My dad was an elementary-school principal for a while, and the annual provincial conference would bring out the fundraising companies, who would hand out samples. Two that I recall were the travel toothbrushes with the refillable toothpaste tube in the handle (the coolest thing ever when I was eight) and the garbage bags in pastel colours. There was no way they would have sold, even as a fundraiser - they were about ten times the price of package of regular garbage bags, and there were only six or eight in a package. They were, however, extra-thick and durable, and we used them for transporting sleeping bags on trips. When you're at camp with a hundred and fifty other kids, all of whom have their sleeping bag stuffed in a garbage bag for protection, having your sleeping bag in a robin's-egg blue bag makes it very easy to pick out in the sea of black and green. Those bags lasted us about fifteen years.
For the most part, our elementary school fundraisers were chocolate-covered almonds, which sold quite well year after year. I recall that one year, my older cousins had catalogs of "candle-holders" - various ceramic tchotchkes of cartoony children doing cute things, with a cup beside them to hold a votive candle. That was never repeated. Aside from the chocolate, I went door-to-door for sponsorships for the heart foundation's skip-a-thon for a few years running. (Jumping rope for three-hours in tag-teams of four.)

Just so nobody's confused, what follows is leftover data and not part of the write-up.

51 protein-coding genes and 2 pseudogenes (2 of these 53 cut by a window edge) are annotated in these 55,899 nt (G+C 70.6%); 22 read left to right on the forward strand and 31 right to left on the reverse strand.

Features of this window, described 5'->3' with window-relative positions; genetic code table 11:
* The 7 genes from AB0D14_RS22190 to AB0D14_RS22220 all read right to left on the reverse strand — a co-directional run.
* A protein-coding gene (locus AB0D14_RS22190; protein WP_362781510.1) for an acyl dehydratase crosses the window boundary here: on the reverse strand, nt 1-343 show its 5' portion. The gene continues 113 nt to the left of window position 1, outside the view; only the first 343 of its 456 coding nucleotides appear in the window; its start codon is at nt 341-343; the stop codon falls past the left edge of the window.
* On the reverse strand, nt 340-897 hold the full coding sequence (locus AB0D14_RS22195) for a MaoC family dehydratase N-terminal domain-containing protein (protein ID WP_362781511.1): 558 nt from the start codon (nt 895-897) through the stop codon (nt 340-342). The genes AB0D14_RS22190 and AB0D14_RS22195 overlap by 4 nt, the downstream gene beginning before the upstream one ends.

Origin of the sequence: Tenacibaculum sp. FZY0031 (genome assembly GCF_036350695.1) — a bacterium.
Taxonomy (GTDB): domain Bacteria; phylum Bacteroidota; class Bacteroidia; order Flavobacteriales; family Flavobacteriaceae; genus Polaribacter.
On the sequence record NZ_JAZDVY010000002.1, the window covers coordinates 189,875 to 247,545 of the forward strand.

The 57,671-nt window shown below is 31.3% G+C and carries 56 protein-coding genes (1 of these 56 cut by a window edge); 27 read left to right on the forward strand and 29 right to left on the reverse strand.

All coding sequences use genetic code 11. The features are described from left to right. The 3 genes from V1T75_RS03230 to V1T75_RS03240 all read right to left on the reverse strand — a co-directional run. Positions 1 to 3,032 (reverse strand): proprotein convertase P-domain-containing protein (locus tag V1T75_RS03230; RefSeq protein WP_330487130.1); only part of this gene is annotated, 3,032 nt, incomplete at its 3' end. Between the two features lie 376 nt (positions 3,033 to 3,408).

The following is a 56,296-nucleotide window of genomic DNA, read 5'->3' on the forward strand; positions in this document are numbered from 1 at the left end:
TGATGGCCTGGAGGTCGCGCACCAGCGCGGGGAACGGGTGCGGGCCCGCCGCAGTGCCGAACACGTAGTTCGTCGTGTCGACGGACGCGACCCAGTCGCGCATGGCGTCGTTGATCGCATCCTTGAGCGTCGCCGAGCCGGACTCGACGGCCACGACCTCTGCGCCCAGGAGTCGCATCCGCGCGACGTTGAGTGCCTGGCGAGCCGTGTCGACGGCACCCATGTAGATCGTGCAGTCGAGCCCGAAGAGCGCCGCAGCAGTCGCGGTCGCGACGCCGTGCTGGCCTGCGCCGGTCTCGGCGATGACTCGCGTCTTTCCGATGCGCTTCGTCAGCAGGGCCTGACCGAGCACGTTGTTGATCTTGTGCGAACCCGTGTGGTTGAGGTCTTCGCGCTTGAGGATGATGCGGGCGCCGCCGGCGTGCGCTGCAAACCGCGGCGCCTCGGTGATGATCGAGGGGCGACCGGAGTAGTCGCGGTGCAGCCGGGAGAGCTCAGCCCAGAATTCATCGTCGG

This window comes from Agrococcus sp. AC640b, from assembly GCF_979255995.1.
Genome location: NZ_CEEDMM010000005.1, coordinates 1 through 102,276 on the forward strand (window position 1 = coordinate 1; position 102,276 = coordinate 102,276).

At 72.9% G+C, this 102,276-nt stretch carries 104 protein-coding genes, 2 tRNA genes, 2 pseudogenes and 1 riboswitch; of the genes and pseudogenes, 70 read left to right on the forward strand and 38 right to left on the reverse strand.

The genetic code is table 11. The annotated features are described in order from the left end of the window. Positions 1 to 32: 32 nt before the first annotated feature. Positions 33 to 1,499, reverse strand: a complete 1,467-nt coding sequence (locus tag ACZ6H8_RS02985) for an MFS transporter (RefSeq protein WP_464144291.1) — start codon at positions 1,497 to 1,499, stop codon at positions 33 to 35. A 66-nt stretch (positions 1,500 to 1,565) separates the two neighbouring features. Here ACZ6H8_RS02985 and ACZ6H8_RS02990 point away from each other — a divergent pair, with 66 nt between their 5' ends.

I went to a private high school that had an annual work day to raise capital-improvement funds - we'd get sponsors and then spend a day volunteering at different places, usually doing outdoor cleanup. For my grad year, we had a ten-day trip that we were responsible to pay $x for, and there were a variety of fund-raisers to help us do so. (We could have just paid out of pocket if we had wanted, but that wasn't an option for a lot of people.) I did most of my fundraising via the "chicken pull." There were a lot of laying barns in the surrounding area, and the farmers would hire a crew of us to take the old chickens out of the barn so it could be cleaned and new hens brought in. Yes, it was disgusting.
Locally, the most popular fundraiser I see is the sale of gift certificates for local stores, where you purchase them for face value, and the store gives a percentage to the school. The non-school fundraiser (usually for exceptional expenses associated with medical conditions) that I see most often is the benefit supper, where you pay the admission fee and get a meal. The most popular seems to be Mexican food - usually tacos - but I've also seen fish frys and soup and pie suppers.